Upcoming concert – St Patrick’s Day, March 17th 2018, 8.00pm National Concert Hall, Dublin
Iarla Ó Lionáird, Stephen Rea, David Brophy, RTÉ Concert Orchestra
The world premiere of Sweeney, an orchestral song cycle based on Seamus Heaney’s Sweeney Astray, featuring singer Iarla Ó Lionáird and narrator Stephen Rea. Also on the programme is Ossa, a choral symphony I wrote a decade ago to mark the 400th anniversary of The Flight of the Earls.
It’s not often that a composer gets to have an entire evening devoted to his or her own orchestral compositions. I’m very honoured. To have it in the country’s national concert hall on the feast day of the nation’s patron saint and the programme to feature the world premiere of a setting of Seamus Heaney’s writing is beyond my greatest expectations.
Sweeney Programme Notes
In 2006, to mark the upcoming 400th anniversary, I was commissioned to write an orchestral work based on The Flight of the Earls. My writing of the piece was the subject of a BBC tv documentary, and part of the documentary (and my research) was to retrace the path the earls took through Europe, travelling overland from France through Belgium and Switzerland to Rome. The result of it all was OSSA, a symphony for treble solo, chorus and orchestra, a personal musical interpretation of some of the keys events of that epic journey.
In 1607, after many years of battles opposing the Elizabethan conquest, Hugh O’Neill, The Earl of Tyrone, and his entourage set sail from Rathmullan in Donegal with the intention of landing in Spain where they hoped to muster Spanish forces and return to Ireland reinvigorated. Inclement weather however blew them ashore into northern France, where they encountered various international political manoeuvrings and obstacles which prevented them from travelling through France to Spain. The only option open to them was to travel overland to Rome from where they planned to sail onwards to Spain. Used a something of a political pawn however, O’Neill never got to Spain, dying in Rome in 1616. Beyond his name, the only thing written on his gravestone in the beautiful baroque church of San Pietro di Montorio on the Janiculum, one of the hills above Rome, is the word “ossa” – Latin for bones. The cold, sharp shock of seeing that solitary word on his tomb became an appropriate metaphor and title for my own odyssey, and in keeping faith with that sparse and concise language, I have given each of the four movements a Latin title.
I fuga: moderato
The first movement (fuga – flight) represents the initial stage of the journey – that punishing voyage from Rathmullan in Donegal to Quillebeuf in northern France. Solo trumpet offers up the lonely opening subject, before bassoons initiate the first fugal theme that in turn rises and falls through strings and wind. A second, robust fugal motif combines with a jagged and tempestuous treatment of the opening subject, recapitulating in a slower and more solemn statement of the primary material.
II viaticum: recitativo – vivace
Viaticum was sustenance given before a journey to see the traveller through. In my meanderings, I imagined our disenchanted travellers taking sustenance from their memories of Irish music as they traversed Europe. Essentially this second movement is an air segueing into a jig. Solo horn, trumpet and clarinet share the slow theme before marimba establishes the cross-rhythmic pulse that leads to the jig. This figure is frequently interrupted by a stabbing counter-rhythm that eventually leads to an undulating and frenetic semiquaver section that draws the movement to a close.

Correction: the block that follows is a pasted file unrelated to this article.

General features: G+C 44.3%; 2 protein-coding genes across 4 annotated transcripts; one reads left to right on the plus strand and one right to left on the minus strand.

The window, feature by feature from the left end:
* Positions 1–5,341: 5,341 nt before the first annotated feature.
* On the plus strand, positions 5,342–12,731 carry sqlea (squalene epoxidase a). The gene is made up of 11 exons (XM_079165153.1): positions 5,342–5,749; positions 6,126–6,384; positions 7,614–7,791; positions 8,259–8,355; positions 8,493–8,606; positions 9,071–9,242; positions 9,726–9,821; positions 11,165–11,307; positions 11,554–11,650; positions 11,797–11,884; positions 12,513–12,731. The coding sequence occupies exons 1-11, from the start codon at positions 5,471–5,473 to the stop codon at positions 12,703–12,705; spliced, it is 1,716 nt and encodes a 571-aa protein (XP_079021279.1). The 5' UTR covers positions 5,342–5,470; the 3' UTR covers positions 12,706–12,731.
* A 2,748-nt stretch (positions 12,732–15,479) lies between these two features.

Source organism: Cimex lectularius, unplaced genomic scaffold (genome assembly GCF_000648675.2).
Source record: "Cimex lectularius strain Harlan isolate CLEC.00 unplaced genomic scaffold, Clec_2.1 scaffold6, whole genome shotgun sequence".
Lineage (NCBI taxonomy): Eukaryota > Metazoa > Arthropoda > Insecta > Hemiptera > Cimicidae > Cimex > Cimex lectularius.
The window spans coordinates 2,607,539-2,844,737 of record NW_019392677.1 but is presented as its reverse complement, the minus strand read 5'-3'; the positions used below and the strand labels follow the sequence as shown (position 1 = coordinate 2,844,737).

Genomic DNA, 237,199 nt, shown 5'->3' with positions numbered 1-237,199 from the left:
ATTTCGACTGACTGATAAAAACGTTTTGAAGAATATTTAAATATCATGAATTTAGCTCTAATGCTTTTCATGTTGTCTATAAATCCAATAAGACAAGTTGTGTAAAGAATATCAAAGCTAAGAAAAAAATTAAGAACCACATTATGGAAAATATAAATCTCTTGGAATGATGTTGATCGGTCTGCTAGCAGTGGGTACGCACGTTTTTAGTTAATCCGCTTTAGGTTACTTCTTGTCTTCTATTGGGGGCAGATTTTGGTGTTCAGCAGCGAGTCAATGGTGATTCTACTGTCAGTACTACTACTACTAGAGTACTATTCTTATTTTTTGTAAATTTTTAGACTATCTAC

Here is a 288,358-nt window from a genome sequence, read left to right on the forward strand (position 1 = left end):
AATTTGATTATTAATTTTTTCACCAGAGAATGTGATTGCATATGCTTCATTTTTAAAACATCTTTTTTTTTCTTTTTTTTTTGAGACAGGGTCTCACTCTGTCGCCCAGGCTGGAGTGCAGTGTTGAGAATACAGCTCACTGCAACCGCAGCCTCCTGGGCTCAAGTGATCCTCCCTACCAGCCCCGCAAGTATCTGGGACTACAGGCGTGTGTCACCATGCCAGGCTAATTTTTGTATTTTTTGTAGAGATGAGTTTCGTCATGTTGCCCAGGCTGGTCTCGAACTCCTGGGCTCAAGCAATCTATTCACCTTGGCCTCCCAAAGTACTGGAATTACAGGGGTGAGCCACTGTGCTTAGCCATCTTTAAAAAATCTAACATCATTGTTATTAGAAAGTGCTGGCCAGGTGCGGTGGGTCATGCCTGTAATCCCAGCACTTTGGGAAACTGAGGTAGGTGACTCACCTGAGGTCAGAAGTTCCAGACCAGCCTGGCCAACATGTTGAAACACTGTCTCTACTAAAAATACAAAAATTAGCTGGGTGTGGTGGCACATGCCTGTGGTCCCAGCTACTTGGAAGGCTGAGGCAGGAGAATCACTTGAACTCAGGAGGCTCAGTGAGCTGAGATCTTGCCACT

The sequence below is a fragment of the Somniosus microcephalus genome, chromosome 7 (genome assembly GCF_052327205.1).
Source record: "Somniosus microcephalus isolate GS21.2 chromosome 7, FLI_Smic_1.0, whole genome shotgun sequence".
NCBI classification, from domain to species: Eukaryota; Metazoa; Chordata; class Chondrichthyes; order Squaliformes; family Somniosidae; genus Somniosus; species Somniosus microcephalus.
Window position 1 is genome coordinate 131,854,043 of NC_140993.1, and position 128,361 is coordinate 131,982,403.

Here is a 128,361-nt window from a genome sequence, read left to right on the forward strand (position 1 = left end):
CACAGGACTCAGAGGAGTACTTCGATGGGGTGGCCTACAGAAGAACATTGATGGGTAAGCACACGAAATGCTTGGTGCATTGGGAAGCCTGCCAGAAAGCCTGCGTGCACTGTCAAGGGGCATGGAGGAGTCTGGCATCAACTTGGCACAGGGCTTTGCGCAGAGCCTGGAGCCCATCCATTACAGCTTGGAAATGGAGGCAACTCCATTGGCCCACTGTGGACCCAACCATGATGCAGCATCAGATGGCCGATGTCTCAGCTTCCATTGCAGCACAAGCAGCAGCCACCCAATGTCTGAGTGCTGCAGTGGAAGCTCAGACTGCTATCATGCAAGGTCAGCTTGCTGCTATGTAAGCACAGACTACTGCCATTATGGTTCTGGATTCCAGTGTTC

III laudate: andante
After seven months’ arduous travel, O’Neill’s entourage eventually arrived in Rome. One of the first things he did on reaching the city was to go to mass to give thanks for their safe arrival – hence the setting of Psalm 150, a praise poem to God. Over a bed of strings, the treble solo gives the first statement of the theme. Here I’ve allowed myself the licence of anachronism – a year or so after O’Neill’s arrival in Rome, one of his sons died. I have used the boy treble as the analogous spirit of that dead son, and also as a reflection on another younger son, Con, who was left behind in Rathmullan and who died in suspicious circumstances in the Tower of London in 1622.
IV terminus: allegro agitato – lamentoso
The final movement begins with an uneasy canonic figure over which sopranos introduce the opening theme. The libretto here is something of a composite – some I have written, some I have adapted. The text deals with O’Neill’s frustration over political events, his death and how things have changed. The agitated choral introduction gives way to an a cappella section, punctuated by strings that in turn leads to a sonorous orchestral passage. The closing refrain, reminiscent of chant, is intoned over a 4-bar harmonic block. The treble reappears and has the last say –
ossa principis in hoc sepulcro sunt; hic finis ac terminus omnium
the chieftain’s bones lie in this grave; this is the end of things as we know them
The work is dedicated to my wife, Siobhan, who heroically tolerated my frequent absences over the course of the year whilst OSSA was being written. And by association, I acknowledge with thanks the key supporting role played by our four children – Maebh, Sarah, Molly and Neil Óg.